It was John Berger that alerted us to the wider implications of looking at animals. He stated, 'With their parallel lives, animals offer man a companionship which is different from any offered by human exchange. Different because it is a companionship offered to the loneliness of man as a species. Such an unspeaking companionship was felt to be so equal that often one finds the conviction that it was man who lacked the capacity to speak with animals — hence the stories and legends of exceptional beings, like Orpheus, who could talk with animals in their own language.
This reduction of the animal, which has a theoretical as well as economic history, is part of the same process as that by which men have been reduced to isolated productive and consuming units. Indeed, during this period an approach to animals often prefigured an approach to man'. John Berger in ‘Why Look at Animals?’ It is this loneliness that perhaps leads us to do the things we do. If we saw the world as our friend we would not mine it for its minerals and its oil, we would not pollute it and care much more about the results of our pollution and desecration of wildlife habitats and other natural resources. Berger at one point states that the animal's gaze is inconsequential, it doesn't matter. But for myself it was the polar bears' gaze that affected me deeply. They stared out at the humans that in their turn stared down on them. Their eyes locked with mine as I tried to see into their minds, their rocking backwards and forwards reflecting a need to go back into their mother's bellies, to go back to a time before time, to their pre-existence when they were just a feeling in their mother's wombs. They made me ashamed of what I was doing, ashamed of my cowardice and inability to do anything about their condition. I have made images of animals over and over again, they surface unbidden and they are at times sentimental and kitsch in their effect. I used to worry about this but not any more, these times are too difficult to start unpicking whether or not one particular way of making images is better than another, what we just need are images that may at some point become effective, images that might help change someone's mind. The print I made a few years ago below being my response to what I found out about the use of the crow cone. The fact that the cone is also the form of ku klux klan hats, a dunce's cap, a capirote, a party hat and is almost like a beak when seen from the side, cementing the idea in my mind as one applicable to the plight of both humans and birds. As we trap them, we trap ourselves.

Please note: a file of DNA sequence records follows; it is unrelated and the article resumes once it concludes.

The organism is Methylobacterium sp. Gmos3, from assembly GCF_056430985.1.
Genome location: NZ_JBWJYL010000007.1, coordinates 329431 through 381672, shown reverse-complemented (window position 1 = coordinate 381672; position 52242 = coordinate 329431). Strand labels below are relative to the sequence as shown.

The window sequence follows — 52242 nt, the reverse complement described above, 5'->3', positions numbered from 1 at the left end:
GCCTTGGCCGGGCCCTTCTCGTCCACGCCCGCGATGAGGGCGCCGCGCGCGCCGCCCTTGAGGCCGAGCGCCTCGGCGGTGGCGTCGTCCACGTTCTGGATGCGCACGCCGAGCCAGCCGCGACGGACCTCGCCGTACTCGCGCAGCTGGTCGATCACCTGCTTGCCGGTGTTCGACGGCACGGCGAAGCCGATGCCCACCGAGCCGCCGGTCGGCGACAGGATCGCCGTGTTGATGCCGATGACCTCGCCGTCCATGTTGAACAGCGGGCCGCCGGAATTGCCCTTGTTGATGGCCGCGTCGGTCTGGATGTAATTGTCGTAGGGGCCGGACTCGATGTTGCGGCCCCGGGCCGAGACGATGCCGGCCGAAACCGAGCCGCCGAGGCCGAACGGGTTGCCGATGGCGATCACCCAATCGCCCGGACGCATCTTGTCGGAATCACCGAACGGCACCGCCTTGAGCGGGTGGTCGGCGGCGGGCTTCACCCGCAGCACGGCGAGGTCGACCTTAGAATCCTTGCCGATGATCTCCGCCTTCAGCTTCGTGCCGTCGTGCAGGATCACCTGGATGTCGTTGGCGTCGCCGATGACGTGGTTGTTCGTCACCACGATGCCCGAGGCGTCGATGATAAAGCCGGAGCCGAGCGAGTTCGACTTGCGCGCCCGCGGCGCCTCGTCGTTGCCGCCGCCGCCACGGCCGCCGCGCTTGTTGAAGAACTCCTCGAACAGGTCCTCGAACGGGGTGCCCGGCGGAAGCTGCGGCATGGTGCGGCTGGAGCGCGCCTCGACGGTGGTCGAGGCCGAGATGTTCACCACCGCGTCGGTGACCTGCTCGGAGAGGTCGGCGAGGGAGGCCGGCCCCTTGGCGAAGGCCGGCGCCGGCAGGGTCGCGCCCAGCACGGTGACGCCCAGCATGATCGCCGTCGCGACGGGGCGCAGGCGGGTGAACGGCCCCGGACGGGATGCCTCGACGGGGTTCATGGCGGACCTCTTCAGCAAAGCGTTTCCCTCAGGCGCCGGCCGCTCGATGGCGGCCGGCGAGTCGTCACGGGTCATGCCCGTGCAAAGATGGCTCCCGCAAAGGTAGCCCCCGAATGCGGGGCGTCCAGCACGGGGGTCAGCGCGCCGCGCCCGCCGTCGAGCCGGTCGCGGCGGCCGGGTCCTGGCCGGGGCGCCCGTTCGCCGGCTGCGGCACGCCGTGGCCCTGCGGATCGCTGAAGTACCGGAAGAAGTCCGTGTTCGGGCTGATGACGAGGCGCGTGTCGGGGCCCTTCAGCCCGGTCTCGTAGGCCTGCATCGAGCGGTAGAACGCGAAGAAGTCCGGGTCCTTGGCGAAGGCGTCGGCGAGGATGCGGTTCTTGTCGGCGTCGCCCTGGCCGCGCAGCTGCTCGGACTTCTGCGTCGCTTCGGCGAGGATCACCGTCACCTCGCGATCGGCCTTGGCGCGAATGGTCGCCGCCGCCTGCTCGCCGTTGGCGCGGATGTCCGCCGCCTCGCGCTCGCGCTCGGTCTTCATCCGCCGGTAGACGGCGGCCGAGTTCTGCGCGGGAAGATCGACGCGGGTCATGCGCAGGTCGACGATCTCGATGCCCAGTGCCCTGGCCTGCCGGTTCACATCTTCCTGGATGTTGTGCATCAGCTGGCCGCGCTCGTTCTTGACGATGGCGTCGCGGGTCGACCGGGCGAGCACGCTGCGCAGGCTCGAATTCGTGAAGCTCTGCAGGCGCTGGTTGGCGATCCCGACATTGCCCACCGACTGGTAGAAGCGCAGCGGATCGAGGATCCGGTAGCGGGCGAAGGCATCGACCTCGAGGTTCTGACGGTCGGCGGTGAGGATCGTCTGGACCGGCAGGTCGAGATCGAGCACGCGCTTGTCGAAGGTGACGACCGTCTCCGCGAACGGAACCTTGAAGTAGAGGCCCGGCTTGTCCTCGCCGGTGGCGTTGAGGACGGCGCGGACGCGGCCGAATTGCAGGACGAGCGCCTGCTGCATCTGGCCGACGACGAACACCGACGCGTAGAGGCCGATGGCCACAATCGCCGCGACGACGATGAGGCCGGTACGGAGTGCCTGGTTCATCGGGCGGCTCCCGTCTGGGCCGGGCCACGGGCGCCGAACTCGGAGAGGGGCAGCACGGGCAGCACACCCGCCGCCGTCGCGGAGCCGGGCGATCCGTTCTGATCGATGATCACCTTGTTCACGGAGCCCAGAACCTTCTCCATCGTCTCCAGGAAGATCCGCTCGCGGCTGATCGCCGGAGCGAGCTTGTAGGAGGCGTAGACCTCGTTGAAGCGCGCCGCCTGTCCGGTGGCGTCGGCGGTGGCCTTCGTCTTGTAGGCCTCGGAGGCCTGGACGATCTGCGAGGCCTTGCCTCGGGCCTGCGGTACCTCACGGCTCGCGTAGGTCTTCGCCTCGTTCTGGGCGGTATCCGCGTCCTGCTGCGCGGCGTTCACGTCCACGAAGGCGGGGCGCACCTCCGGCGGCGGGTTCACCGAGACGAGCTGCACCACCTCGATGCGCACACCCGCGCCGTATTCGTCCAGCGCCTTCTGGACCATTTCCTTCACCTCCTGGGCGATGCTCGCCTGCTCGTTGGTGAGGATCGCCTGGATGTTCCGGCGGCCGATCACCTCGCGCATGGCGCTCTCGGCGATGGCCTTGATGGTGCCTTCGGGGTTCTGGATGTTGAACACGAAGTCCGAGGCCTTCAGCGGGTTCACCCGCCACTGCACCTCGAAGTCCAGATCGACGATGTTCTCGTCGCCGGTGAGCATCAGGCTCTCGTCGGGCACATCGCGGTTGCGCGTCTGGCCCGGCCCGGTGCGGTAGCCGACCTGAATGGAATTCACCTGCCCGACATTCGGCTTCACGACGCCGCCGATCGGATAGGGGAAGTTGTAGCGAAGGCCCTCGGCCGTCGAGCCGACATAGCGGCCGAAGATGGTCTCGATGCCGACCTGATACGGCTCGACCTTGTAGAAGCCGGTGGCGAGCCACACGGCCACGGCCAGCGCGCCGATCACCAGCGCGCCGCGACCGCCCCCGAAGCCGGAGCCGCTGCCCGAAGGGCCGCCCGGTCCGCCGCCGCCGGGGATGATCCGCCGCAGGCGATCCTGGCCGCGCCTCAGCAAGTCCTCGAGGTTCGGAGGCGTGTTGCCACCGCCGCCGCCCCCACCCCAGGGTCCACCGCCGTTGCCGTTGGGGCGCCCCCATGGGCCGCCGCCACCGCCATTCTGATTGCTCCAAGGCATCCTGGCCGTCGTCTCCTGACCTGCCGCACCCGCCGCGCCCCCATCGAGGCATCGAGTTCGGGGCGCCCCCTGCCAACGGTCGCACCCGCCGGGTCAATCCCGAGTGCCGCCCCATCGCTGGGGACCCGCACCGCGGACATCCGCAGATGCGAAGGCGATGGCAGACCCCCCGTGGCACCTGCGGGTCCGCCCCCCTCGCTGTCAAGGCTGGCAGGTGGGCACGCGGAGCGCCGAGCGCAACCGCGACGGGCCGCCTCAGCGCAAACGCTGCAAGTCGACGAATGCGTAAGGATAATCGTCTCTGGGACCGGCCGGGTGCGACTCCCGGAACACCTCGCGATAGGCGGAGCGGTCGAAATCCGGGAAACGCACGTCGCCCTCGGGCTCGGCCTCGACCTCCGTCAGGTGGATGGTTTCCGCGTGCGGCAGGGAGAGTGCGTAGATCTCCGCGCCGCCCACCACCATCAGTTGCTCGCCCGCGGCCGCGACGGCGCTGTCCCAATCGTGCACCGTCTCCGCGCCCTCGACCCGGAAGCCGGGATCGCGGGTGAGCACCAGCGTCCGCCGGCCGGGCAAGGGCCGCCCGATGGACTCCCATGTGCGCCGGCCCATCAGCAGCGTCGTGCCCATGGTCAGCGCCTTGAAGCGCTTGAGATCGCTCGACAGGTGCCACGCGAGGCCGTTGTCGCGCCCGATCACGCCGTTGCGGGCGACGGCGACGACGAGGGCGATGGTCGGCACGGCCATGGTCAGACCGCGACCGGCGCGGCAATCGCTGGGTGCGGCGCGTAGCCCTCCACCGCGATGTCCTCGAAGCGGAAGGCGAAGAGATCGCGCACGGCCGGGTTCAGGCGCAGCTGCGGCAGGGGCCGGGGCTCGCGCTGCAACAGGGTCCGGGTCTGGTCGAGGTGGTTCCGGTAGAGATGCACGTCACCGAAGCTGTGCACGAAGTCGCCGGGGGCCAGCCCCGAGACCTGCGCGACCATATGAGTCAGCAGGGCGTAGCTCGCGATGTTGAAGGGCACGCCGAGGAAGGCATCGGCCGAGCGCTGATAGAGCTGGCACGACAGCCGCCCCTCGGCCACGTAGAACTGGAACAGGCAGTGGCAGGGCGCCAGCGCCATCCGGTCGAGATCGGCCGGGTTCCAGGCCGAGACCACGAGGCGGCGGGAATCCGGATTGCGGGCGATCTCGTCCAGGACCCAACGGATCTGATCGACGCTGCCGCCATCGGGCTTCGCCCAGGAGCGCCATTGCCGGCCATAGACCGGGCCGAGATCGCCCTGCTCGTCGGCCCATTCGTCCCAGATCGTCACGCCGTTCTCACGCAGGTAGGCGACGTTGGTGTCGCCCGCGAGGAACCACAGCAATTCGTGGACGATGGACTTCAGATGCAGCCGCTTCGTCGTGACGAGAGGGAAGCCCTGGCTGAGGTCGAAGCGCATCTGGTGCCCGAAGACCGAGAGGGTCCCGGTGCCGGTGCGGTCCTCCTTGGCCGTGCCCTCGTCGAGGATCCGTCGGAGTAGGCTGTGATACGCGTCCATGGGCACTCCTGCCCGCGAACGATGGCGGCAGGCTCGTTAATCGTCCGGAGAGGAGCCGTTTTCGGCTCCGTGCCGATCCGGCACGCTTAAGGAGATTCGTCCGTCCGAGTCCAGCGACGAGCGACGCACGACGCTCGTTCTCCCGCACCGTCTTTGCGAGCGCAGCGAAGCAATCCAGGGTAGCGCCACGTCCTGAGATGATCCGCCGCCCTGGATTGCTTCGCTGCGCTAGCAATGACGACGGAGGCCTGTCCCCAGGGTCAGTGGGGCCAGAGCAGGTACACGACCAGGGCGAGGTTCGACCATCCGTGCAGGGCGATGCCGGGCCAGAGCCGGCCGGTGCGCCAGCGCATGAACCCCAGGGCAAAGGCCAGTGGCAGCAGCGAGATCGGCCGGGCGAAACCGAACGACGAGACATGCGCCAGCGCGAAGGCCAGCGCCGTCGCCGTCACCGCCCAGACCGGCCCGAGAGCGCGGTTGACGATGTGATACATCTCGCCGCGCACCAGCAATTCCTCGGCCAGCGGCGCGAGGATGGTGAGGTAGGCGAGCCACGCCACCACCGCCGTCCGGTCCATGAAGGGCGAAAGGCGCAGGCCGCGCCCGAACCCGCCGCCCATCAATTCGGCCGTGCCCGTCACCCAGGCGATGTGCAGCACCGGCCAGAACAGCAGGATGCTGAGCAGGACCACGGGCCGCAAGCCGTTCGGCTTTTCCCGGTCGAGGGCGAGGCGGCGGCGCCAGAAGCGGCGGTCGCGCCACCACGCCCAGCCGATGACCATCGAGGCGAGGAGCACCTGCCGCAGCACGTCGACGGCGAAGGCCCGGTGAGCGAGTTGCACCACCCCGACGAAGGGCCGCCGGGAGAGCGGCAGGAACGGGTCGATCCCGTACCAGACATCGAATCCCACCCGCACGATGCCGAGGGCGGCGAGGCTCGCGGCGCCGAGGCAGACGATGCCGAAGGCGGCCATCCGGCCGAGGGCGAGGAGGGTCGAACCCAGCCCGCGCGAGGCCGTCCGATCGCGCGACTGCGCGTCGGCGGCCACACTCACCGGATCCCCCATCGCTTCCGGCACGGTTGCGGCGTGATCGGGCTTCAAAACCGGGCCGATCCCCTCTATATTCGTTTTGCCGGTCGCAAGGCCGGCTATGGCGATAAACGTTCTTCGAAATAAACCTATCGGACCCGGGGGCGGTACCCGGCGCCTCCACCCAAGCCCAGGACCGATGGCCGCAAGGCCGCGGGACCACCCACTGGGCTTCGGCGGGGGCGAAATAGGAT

I have also drawn pigs in many guises, the drawing below a fully humanised pig reading a how to recognise animal tracks book, a suggestion that as humans began to wear clothes they lost the ability to read nature directly and became one remove from it.
Humans have drawn animals for over 40,000 years and the depiction of animals has allowed humans to enter into a relationship with the world of other species, by in many ways giving us voices clothed in animal forms. We are able to take part in nature through the bodies of the animals we depict. Marlene Dumas is usually associated with her portraits which rather than representing actual people, represent emotions or states of mind. In the same way her owl can be taken to represent the spirit of the moment of being an owl, the flap of wings, frozen within differing washes of tonal value and a change of brush that adds a darker textural bite. Sometimes we need to draw animals in order to be able to see our own animal nature.
Victor Koulbak uses silverpoint to produce drawings that remind us of the fragility of life. It is interesting to compare his use of silverpoint with other artists using the same medium, such as Des Lawrence's Obituary portrait of James Stewart that I looked at in an earlier post. Koulbak's decision to have the monkey's portrait drawn so that it stares straight into the viewer's face is an interesting one, in that it suggests an internal reflexive mind, now examining and returning the gaze of those that would gaze upon it.
Hendrick Goltzius however shows us a more realistic state of nature in the hands of humankind. I can't help but feel sorry for Goltzius's chained up monkey, it feels as if all the spirit has been drained from it, it is now a ghost of its former self. If it could turn its face to stare back, I feel it would have hollow eyes. In contrast his drawing of a lumpfish below, seems to suggest that the fish has a rich life of its own, it also has a face that suggests that it is slowly transforming into a man/fish or similar hybrid creature.